Time Travel In TV and Film

Did you see this one? It’s a timeline of all the time travel plots from TV and film.

In all, we ended up doing 36 drafts of this. It’s one of my favourites from the book. I’m a total perfectionist and I really wanted to get it right.

I had around 250 concepts for infodesigns when I started the book. I couldn’t do all of those myself. So I sent a list of ideas around to some information designers I liked. New York-based Alice Cho was one of those.

I really love Alice Cho’s stuff for Seed Magazine – beautiful and dataterrific at the same time.

She plucked timelines as one of her choices.

I created a preliminary concept sketch out of the data.

(How cool is that?)

With that done, we started work.

A time and place for everything

The first draft was a digital schematic based on my sketch. Always useful to do with a dataset as it can reveal where any possible bugs might be. We thought it looked cool.

There was quite a lot of data to squeeze in. Not just the journeys but the direction of the time travel, the method and the motivation (saving the world, exploration etc). Given that much data, we thought a banding method might work to suggest the motivation. Alice did a quick approach sketch of how she saw it working.

As we progressed the next version, we quickly hit a technical difficulty – the sheer scope of the data. The timeline ranged from 1184 BC (Time Bandits) to 3978 AD (Planet Of Planets). This forced us to use a pretty wide zoom. That meant that the most dense portion – the 20th century – was crunched into a mush of too much detail.

It was readable to a point. But still too much…

Urg. Stupid twentieth-century bias in time travel plots. How could we solve that one?

Not enough time

The solution seemed to be to telescope the timeline. Making the 20th century higher resolution and the farther flung years coarser. Zooming in, basically.

(I even thought for a moment we could make it 3D to get round the problem. I get these mad ideas from time to time. In retrospect, it probably would’ve worked. But working in 3D opens up a whole other can of arse. Probably was best to “push back on that one” (as they say in the trade).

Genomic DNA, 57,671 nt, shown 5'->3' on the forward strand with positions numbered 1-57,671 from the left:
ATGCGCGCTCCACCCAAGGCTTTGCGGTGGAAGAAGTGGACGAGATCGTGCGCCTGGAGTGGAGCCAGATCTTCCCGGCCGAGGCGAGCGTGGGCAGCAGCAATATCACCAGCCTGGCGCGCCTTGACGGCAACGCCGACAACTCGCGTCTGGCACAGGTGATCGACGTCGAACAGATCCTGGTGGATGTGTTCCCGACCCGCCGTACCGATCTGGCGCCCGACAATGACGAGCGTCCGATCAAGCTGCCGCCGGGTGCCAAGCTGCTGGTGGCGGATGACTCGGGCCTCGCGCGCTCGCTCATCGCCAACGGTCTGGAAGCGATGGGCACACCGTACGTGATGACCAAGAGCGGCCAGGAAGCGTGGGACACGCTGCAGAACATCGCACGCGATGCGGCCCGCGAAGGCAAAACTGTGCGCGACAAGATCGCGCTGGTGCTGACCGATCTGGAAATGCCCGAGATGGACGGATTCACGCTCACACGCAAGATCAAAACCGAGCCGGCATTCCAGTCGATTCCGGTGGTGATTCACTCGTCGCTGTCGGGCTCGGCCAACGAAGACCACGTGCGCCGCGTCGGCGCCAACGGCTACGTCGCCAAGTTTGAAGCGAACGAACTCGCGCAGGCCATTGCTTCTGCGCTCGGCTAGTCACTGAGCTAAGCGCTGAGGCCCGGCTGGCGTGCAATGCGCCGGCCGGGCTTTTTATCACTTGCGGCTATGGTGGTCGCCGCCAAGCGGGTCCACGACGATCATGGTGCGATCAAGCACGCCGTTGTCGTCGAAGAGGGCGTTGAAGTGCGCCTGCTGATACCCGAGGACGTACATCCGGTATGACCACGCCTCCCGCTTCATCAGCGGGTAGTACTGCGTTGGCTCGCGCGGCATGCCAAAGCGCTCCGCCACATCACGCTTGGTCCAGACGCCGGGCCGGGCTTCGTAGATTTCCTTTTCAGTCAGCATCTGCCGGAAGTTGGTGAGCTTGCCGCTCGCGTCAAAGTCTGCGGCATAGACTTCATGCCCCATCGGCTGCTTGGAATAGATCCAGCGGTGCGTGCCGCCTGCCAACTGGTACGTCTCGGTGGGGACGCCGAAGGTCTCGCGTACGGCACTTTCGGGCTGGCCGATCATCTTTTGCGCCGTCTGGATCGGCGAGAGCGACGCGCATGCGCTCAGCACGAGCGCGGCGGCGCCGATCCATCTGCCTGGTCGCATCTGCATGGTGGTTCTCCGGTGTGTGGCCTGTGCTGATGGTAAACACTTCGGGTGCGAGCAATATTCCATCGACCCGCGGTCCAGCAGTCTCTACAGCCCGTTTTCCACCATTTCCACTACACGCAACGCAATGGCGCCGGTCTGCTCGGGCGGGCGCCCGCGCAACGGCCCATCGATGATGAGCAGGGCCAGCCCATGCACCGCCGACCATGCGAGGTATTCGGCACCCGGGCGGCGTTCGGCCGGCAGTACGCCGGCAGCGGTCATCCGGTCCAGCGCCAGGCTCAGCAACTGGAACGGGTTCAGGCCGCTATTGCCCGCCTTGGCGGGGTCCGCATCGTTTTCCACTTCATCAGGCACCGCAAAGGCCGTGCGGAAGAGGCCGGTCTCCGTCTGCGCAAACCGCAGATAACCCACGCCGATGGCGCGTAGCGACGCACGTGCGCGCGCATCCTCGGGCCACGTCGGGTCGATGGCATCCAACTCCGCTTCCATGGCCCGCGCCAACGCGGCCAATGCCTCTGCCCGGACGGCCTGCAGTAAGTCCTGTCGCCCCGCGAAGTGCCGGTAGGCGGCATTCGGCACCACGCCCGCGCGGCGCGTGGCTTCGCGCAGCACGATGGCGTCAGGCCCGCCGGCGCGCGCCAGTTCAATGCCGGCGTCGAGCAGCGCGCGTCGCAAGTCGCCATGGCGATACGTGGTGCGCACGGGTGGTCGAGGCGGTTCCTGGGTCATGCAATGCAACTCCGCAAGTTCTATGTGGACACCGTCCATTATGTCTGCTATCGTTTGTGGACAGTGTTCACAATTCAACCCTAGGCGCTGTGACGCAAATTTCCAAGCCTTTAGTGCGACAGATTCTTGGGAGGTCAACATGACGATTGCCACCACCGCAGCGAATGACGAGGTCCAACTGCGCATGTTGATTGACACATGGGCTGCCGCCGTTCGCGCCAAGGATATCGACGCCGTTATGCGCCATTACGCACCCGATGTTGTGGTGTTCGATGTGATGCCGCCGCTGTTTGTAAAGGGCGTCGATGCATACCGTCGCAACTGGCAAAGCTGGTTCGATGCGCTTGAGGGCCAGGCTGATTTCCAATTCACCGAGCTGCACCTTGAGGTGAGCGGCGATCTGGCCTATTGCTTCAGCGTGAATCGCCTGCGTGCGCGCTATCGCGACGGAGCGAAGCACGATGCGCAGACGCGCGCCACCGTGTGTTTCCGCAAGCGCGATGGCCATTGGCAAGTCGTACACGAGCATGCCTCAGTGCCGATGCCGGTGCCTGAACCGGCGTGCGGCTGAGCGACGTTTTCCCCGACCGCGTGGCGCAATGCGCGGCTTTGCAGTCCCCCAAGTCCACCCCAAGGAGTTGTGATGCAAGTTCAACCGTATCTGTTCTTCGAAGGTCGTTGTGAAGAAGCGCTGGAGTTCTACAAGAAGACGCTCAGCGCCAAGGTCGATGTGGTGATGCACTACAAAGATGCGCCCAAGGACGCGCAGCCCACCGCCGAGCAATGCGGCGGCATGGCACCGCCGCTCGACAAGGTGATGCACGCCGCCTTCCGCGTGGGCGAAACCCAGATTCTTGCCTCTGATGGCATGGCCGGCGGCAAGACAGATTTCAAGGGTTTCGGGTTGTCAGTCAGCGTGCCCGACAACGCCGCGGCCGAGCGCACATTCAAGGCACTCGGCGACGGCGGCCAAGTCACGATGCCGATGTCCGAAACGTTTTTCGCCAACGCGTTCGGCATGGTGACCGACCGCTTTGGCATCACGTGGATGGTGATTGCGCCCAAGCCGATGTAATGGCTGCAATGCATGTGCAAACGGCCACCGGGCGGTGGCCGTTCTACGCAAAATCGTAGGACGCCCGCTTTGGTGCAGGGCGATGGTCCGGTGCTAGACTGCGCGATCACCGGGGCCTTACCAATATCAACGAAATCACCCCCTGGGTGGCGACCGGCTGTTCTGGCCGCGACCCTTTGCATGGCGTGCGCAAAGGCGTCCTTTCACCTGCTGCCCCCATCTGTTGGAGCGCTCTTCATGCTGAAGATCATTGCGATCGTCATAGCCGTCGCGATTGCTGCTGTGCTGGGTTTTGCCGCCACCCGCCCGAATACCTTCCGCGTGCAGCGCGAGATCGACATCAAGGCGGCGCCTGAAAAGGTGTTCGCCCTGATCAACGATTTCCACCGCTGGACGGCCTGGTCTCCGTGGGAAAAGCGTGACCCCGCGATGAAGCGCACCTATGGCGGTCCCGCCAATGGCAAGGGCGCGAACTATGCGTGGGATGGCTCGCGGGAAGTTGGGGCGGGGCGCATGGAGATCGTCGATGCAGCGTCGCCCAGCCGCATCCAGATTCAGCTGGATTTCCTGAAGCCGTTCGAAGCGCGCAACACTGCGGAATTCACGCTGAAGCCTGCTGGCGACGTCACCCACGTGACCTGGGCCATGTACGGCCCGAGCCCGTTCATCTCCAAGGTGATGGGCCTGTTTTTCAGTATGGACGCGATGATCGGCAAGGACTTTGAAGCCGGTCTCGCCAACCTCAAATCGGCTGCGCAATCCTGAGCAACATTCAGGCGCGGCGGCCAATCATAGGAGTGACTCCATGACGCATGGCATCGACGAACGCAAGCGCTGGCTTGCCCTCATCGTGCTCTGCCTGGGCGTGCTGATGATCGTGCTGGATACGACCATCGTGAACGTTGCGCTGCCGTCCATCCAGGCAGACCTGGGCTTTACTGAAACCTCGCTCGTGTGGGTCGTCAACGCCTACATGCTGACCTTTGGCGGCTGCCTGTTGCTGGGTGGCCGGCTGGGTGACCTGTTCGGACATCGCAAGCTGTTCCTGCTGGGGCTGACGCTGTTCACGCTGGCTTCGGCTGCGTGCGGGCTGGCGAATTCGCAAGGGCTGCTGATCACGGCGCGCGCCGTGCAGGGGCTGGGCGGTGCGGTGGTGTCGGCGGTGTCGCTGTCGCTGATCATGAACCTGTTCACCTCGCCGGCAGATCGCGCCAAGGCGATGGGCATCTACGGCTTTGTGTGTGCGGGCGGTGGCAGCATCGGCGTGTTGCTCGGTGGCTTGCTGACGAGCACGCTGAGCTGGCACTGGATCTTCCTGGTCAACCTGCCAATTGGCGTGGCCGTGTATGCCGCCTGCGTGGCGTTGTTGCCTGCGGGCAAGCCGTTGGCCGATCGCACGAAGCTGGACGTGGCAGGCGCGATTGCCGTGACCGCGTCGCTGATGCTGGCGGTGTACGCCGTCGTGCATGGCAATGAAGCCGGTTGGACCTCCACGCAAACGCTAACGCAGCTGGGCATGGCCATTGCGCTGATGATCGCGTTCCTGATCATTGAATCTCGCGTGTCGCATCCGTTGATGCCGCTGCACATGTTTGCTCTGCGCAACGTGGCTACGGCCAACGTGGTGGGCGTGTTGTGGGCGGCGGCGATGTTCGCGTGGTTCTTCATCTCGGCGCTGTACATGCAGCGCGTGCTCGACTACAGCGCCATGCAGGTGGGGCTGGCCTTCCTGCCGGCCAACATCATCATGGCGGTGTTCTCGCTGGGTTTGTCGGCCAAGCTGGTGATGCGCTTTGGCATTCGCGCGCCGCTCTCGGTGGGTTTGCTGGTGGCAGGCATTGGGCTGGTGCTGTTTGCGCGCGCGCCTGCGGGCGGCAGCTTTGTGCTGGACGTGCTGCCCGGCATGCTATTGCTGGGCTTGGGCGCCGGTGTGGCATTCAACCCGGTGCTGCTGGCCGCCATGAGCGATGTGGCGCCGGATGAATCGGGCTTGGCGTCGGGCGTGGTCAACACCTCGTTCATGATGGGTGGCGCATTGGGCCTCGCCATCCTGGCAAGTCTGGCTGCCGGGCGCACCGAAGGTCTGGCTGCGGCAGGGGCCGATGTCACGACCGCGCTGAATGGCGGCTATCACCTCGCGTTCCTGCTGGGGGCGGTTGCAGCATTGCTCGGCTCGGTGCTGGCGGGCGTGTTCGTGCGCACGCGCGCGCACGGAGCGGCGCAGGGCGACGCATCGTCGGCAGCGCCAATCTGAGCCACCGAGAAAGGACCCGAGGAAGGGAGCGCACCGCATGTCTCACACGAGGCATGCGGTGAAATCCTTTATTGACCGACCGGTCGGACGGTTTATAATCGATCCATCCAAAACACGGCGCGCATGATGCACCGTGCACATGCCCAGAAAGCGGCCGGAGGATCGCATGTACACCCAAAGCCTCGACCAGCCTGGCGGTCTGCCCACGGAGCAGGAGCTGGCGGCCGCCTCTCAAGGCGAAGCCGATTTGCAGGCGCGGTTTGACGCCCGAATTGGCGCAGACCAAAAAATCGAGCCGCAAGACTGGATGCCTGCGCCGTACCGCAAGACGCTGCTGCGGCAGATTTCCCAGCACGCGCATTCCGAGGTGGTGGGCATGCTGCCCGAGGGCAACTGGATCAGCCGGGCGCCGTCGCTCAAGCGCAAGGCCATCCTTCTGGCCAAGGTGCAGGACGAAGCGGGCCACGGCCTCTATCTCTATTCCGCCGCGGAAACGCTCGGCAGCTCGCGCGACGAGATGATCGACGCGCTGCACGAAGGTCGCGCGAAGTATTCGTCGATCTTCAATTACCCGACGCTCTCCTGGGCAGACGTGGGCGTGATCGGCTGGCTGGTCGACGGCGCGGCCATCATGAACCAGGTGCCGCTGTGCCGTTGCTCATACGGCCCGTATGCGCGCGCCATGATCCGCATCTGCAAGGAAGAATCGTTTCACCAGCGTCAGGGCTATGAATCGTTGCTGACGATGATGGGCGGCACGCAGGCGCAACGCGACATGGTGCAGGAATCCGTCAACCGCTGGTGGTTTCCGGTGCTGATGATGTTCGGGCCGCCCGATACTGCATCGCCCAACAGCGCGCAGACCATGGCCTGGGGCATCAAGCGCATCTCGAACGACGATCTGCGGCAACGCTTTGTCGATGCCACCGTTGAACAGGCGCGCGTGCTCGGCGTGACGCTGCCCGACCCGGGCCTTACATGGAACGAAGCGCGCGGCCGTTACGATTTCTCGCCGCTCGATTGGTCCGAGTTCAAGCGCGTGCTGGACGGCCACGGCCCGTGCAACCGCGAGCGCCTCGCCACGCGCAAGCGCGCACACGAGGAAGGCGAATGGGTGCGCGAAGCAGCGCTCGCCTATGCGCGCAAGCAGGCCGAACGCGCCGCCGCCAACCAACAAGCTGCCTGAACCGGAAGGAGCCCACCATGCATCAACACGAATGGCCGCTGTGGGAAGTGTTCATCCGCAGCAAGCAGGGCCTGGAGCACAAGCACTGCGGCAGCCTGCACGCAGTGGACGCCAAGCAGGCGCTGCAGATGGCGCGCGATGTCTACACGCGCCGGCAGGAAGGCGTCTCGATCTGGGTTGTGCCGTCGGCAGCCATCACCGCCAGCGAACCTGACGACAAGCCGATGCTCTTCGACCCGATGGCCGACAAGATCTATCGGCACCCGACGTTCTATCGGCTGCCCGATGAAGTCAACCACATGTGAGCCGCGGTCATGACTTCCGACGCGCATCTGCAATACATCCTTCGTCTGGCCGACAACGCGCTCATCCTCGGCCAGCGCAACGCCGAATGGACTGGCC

So we ploughed on with a telescoped timeline. Looked great.

We were pleased. We could get all the data on the timeline now, but… dunno. To me, it still seemed a little ‘griddy’.

Also, the difference between journeys forward and backwards was being lost. We tried a few devices – dotted lines, arrows for destinations – but none seemed to work.

In the end, Alice ran out of time on the diagram, so a great London-based designer, Dominic Busby came in to help.

Better luck next time

So I felt it looked great but too technical. I went back to the subject matter for a solution.

Time travel. To me, there’s something wild and chaotic about time travel. It’s not A to B like teleportation. It’s winding, dangerous, looping. In the movies, it’s often depicted with contorted tunnels and wormholes (sometimes with lame grandfather clocks and watches flying around’).

Curves seemed the obvious direction, the obvious metaphor. I came up with this.

Clearly there was just too much going on in the image. We were trying to do too much. It’s an easy trap to fall into. You’ve got so much data and you’re so enraptured with the idea that you just want to cram as much in, really exploit the medium. But design, I’m learning, is about simplification. How much can you take out and still make it work?

So, on reflection, the ‘motivations’ seemed less interesting. Who really cares why you’re time travelling? The cool thing is that you’re doing it and how you’re doing it.

That helped prune the complexity and get the curves going.

(Admission: I couldn’t actually draw curves in Illustrator at this point. So a drew a crude rough with a Wacom pad and Dom poshed it up. And, yes, we hand-drew every single curve.)

Time to call it a day

We were getting excited. It was beginning to really look nice. Especially when we switched to a black background, which seemed more sci-fi to us.

And a neat polish of the curves later…

There. After 36 versions. Job’s a good’un.

Thanks again to designers Alice Cho and Dominic Busby for their creativity and patience in the face of pathological perfectionism.

If you have any comments or recommendations, please drop me a line.